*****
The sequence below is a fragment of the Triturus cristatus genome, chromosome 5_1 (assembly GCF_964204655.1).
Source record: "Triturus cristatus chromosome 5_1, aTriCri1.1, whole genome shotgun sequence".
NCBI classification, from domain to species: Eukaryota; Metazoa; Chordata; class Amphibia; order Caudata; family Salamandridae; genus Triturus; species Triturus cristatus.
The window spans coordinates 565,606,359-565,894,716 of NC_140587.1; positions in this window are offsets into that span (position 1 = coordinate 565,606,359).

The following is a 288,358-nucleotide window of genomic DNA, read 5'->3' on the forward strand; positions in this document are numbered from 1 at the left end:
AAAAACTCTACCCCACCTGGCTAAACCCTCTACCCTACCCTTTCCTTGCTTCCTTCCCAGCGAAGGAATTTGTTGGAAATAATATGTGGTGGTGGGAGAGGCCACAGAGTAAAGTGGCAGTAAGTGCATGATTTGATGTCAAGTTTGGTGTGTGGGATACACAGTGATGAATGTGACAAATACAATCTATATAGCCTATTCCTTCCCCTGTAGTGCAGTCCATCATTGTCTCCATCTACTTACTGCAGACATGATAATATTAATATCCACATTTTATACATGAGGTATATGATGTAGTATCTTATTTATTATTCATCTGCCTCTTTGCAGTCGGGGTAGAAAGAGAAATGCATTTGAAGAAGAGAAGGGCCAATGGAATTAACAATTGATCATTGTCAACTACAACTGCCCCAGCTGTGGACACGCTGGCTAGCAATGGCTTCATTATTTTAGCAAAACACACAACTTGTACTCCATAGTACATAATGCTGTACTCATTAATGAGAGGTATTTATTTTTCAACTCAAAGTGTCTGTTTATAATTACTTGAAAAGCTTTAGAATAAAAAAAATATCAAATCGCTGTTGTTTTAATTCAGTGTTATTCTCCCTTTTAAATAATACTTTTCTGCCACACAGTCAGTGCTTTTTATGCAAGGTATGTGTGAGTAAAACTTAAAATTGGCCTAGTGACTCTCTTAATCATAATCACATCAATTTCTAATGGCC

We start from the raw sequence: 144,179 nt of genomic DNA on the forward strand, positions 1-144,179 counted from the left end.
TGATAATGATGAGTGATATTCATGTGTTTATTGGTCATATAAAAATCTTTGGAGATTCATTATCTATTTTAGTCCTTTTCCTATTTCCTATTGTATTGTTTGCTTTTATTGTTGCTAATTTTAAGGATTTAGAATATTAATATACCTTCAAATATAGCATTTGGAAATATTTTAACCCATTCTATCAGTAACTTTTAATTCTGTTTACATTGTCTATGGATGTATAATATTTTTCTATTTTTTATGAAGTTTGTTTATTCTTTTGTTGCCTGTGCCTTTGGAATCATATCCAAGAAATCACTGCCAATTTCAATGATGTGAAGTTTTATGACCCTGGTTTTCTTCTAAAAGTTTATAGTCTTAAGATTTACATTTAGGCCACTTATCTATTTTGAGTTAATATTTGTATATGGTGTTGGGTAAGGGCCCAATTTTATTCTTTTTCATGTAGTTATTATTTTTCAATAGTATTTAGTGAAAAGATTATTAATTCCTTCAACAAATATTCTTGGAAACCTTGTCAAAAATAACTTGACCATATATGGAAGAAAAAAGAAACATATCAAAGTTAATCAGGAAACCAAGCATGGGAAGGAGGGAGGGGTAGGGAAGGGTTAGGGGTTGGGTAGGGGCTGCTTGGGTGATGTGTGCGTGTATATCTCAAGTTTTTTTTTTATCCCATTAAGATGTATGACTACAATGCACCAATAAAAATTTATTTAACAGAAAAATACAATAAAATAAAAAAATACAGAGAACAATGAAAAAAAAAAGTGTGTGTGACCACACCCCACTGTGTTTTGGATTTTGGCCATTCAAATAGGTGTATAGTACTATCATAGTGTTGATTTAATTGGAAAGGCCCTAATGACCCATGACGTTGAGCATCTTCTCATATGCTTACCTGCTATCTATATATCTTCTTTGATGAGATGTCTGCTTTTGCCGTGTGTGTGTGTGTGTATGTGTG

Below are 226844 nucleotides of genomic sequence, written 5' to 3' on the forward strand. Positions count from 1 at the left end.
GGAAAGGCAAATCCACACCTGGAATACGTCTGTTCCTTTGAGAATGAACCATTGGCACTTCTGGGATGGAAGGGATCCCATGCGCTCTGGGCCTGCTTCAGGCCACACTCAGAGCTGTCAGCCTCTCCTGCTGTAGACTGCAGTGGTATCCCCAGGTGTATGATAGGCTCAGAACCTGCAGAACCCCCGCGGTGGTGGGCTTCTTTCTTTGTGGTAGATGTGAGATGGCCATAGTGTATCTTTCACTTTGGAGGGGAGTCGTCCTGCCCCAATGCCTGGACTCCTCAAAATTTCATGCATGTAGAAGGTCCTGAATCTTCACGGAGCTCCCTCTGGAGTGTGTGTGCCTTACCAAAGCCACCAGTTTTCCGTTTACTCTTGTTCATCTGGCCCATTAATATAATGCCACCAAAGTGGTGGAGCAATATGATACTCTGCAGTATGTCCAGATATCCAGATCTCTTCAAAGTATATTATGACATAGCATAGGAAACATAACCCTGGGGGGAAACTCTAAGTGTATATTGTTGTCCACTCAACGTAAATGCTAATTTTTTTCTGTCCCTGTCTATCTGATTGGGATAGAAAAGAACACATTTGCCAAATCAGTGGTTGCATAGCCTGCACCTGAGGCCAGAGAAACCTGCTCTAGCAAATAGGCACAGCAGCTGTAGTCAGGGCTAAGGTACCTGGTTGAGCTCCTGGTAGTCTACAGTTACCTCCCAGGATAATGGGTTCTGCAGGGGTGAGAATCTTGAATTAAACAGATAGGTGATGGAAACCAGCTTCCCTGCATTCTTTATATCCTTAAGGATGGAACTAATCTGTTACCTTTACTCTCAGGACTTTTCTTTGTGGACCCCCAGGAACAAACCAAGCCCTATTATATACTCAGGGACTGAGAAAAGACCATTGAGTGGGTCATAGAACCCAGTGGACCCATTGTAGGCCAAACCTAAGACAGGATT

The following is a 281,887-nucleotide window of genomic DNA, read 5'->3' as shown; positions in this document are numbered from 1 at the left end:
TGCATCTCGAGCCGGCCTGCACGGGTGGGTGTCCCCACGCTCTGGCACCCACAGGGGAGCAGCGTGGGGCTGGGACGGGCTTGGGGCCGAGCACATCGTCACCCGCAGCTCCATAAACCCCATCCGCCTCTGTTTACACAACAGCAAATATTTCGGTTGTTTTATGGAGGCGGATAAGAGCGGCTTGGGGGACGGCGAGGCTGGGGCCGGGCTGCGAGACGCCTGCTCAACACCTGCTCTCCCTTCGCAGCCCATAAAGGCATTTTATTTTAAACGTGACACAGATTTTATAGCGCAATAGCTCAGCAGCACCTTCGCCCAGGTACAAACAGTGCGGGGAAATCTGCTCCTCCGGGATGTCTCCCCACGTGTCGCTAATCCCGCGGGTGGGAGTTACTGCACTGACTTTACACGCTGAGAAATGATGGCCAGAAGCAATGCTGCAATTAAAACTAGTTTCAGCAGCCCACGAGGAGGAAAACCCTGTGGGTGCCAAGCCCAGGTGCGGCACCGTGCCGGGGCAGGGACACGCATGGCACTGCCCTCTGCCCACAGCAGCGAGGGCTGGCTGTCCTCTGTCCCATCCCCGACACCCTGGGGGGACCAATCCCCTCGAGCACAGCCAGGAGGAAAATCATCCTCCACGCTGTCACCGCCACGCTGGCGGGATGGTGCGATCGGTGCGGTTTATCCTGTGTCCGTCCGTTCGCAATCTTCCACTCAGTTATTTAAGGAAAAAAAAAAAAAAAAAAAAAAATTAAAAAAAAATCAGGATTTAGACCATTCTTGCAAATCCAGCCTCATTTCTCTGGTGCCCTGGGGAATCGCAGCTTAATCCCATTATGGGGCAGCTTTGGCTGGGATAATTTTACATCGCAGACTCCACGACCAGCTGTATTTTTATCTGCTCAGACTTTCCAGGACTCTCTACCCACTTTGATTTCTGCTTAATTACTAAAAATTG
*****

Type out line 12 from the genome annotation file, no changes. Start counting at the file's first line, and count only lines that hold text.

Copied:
TGCATCTCGAGCCGGCCTGCACGGGTGGGTGTCCCCACGCTCTGGCACCCACAGGGGAGCAGCGTGGGGCTGGGACGGGCTTGGGGCCGAGCACATCGTCACCCGCAGCTCCATAAACCCCATCCGCCTCTGTTTACACAACAGCAAATATTTCGGTTGTTTTATGGAGGCGGATAAGAGCGGCTTGGGGGACGGCGAGGCTGGGGCCGGGCTGCGAGACGCCTGCTCAACACCTGCTCTCCCTTCGCAGCCCATAAAGGCATTTTATTTTAAACGTGACACAGATTTTATAGCGCAATAGCTCAGCAGCACCTTCGCCCAGGTACAAACAGTGCGGGGAAATCTGCTCCTCCGGGATGTCTCCCCACGTGTCGCTAATCCCGCGGGTGGGAGTTACTGCACTGACTTTACACGCTGAGAAATGATGGCCAGAAGCAATGCTGCAATTAAAACTAGTTTCAGCAGCCCACGAGGAGGAAAACCCTGTGGGTGCCAAGCCCAGGTGCGGCACCGTGCCGGGGCAGGGACACGCATGGCACTGCCCTCTGCCCACAGCAGCGAGGGCTGGCTGTCCTCTGTCCCATCCCCGACACCCTGGGGGGACCAATCCCCTCGAGCACAGCCAGGAGGAAAATCATCCTCCACGCTGTCACCGCCACGCTGGCGGGATGGTGCGATCGGTGCGGTTTATCCTGTGTCCGTCCGTTCGCAATCTTCCACTCAGTTATTTAAGGAAAAAAAAAAAAAAAAAAAAAAATTAAAAAAAAATCAGGATTTAGACCATTCTTGCAAATCCAGCCTCATTTCTCTGGTGCCCTGGGGAATCGCAGCTTAATCCCATTATGGGGCAGCTTTGGCTGGGATAATTTTACATCGCAGACTCCACGACCAGCTGTATTTTTATCTGCTCAGACTTTCCAGGACTCTCTACCCACTTTGATTTCTGCTTAATTACTAAAAATTG